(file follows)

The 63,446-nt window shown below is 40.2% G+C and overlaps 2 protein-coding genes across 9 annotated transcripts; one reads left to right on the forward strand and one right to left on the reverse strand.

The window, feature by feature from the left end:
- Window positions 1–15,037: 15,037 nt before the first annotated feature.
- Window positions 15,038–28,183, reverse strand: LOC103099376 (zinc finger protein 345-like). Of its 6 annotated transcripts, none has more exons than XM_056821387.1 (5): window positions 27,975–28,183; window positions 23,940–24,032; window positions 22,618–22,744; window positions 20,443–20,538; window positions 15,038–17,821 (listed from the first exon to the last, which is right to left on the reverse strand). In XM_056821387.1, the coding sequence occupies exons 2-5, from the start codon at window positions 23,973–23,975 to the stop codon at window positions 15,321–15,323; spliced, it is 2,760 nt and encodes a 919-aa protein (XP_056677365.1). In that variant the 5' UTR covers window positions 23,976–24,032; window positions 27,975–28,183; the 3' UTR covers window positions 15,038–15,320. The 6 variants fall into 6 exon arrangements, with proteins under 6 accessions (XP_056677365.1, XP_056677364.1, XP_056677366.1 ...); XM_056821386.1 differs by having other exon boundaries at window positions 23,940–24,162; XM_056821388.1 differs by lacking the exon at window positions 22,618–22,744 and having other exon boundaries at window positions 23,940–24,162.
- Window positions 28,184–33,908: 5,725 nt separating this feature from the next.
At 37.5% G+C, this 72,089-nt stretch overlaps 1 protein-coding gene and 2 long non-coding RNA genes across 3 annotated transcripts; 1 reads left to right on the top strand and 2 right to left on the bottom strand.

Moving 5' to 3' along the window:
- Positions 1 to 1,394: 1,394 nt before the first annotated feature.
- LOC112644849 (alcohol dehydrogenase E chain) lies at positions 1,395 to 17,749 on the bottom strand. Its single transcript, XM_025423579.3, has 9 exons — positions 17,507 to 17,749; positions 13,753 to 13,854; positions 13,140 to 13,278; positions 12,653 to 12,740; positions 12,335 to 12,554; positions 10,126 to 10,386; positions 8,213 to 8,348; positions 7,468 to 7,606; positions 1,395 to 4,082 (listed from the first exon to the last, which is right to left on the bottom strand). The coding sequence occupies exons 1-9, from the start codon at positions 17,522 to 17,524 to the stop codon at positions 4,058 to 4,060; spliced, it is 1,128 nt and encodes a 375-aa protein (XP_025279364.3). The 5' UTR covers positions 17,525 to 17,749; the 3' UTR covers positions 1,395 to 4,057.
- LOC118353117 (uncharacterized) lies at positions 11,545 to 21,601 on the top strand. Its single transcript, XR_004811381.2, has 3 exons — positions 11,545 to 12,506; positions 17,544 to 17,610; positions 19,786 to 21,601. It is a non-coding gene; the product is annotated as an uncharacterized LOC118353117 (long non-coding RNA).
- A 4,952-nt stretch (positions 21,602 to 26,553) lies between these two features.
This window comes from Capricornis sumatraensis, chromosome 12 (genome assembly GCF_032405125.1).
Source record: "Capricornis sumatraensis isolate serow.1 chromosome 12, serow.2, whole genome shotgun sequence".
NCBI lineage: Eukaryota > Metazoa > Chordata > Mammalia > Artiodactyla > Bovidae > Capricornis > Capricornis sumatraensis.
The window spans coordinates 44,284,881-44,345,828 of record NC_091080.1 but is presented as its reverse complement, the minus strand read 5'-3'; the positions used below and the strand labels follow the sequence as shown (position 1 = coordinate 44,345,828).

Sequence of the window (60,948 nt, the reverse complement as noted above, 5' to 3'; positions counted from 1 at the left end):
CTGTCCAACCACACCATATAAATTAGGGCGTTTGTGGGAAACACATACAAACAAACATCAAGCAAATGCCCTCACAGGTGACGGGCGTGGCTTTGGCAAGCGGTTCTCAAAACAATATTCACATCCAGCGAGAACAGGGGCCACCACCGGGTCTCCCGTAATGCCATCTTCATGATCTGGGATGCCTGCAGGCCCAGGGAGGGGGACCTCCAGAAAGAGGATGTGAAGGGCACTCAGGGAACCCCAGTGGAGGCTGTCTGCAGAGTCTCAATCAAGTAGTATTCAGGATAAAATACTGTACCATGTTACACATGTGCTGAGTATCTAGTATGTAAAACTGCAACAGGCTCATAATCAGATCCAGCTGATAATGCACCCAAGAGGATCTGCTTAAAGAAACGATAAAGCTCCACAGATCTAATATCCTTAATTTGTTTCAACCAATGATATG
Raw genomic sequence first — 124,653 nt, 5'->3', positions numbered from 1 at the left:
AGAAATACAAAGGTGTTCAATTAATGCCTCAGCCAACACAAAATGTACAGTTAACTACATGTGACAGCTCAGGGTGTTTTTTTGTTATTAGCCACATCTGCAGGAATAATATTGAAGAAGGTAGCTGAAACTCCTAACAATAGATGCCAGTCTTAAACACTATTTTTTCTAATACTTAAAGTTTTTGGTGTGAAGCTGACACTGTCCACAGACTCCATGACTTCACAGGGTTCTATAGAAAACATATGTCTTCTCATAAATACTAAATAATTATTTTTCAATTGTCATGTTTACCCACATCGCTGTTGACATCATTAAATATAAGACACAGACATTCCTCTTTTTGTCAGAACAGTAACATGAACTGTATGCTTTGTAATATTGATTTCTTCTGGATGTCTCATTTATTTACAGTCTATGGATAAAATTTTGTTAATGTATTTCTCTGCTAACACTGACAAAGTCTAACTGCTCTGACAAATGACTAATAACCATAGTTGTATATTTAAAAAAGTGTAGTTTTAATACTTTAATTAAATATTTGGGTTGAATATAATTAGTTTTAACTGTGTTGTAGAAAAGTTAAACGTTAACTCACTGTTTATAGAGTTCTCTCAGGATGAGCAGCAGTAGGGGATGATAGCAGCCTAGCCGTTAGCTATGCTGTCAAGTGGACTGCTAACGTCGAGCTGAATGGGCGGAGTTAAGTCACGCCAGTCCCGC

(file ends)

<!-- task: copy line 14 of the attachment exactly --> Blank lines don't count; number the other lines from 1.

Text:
NCBI lineage: Eukaryota > Metazoa > Chordata > Mammalia > Artiodactyla > Bovidae > Capricornis > Capricornis sumatraensis.